|Only Year, Month, Day, Hour, Minute & Seconds||Happy New Year ex: 1 January 2019, 00:00:00 AM||java.time.LocalDateTime
Fireworks start at 2019-01-01T00:00
|Machine time or particular instance in time||ECG/EKG graph of heart||java.time.Instant
But wait, where’s time zone?
In general, we represent timezone in two ways
- By the name of time zone like “America/Los_Angeles”, “Asia/Kolkata” etc.
- By the offset from UTC/Greenwich like “GMT-8”, “UTC+05:30” etc.
Java now provides same analogy using classes
- By the name – java.time.ZonedDateTime & java.time.ZoneId
- By the offset from UTC – java.time.OffsetDateTime & java.time.ZoneOffset
Here are examples for the same.
* Using zone name of India timezone i.e. Asia/Kolkata
ZoneId indianTimeZone = ZoneId.of("Asia/Kolkata");
ZonedDateTime newYearInIndia = ZonedDateTime.of(2019, 1, 1, 0, 0, 0, 0, indianTimeZone);
* Using UTC time offset of California, USA which is UTC-8
ZoneOffset californiaTimeZone = ZoneOffset.of("-08:00");
OffsetDateTime newYearInCalifornia = OffsetDateTime.of(2019, 1, 1, 0, 0, 0, 0, californiaTimeZone);
Why is this better than pre Java 8 classes from java.util?
- Date is a representation of instant in time in milliseconds.
- It also allows interpretation in terms of year, month, day, hour, minute, and second values.
- Calendar provides a way to manipulate date & time in human readable notation.
- GregorianCalendar is a concrete implementation of Calendar providing standard calendar implementation.
- As name suggests, this represents time zone.
Now lets try to represent few from above example using these pre Java 8 classes.
|What to represent?||Example||Pre Java 8 Representation.|
|Only Year||Next leap year||
|Only Year, Month & Day||Birthday ex: 10 January 1981||
Tom's birthday is on Sat Jan 10 00:00:00 PST 1981
|Only Hour, Minute & Seconds||Store opening time like 09:00:00 AM||Didn’t have anything to specifically represent only time.|
|Machine time or particular instance in time||ECG/EKG graph of heart||We can use “new Date()” which stores milliseconds. But still date is a representation of Human time. But closer to what we want here.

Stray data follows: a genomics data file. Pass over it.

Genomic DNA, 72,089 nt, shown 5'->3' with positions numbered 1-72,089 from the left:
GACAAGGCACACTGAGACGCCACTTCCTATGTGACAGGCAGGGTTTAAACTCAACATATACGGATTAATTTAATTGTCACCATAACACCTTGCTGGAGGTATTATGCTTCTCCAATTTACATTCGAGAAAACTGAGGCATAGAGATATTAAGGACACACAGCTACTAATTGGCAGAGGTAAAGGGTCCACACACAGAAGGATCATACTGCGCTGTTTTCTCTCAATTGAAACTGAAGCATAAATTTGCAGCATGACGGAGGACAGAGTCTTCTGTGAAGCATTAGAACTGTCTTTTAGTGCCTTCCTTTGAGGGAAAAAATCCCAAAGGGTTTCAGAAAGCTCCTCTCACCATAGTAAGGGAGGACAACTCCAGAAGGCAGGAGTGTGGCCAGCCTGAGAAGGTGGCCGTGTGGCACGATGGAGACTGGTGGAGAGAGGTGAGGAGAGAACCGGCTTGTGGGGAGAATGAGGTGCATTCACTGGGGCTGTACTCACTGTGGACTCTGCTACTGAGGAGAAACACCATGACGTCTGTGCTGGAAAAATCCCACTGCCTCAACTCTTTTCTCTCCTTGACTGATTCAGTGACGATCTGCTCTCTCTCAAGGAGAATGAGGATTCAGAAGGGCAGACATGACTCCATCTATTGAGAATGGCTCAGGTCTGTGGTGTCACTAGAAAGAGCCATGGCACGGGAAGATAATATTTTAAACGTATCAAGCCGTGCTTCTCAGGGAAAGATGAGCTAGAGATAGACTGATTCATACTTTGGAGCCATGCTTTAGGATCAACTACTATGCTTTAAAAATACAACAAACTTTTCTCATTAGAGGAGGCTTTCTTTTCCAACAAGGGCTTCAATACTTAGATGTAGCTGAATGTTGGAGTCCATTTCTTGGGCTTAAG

As you can see, with pre Java 8 classes, we could represent our examples but not as logical & appropriate as java 8 date-time classes. All of these still had unwanted information which was not necessary in the context of examples.
So legacy date-time API classes did the job but not as well as new java.time package API
Migrating to Java 8 date-time API (java.time package)
Even though Date, Calendar & GregorianCalendar classes are not deprecated, they are officially called legacy by Oracle documentation. Also the new date-time API is better representation as explained above, so you might consider migrating to new Java 8 date-time API.
Migrating to java.time from java.util is not going to be one-to-one. We can’t just replace java.util.Date with java.time.LocalDate or java.time.LocalDateTime as it might not be logically accurate.
First step while migrating to new java.time will be to identify what your Date, Calendar or GregorianCalendar represent functionally? It might represent just “day, month, year” or it might represent “day, month, year with time” or “day, month, year with time & timezone” etc. Once you figure out what exactly you want to represent, then refer to table in earlier section of representation like real-world examples & timezone examples. Choose appropriate classes to represent & use it.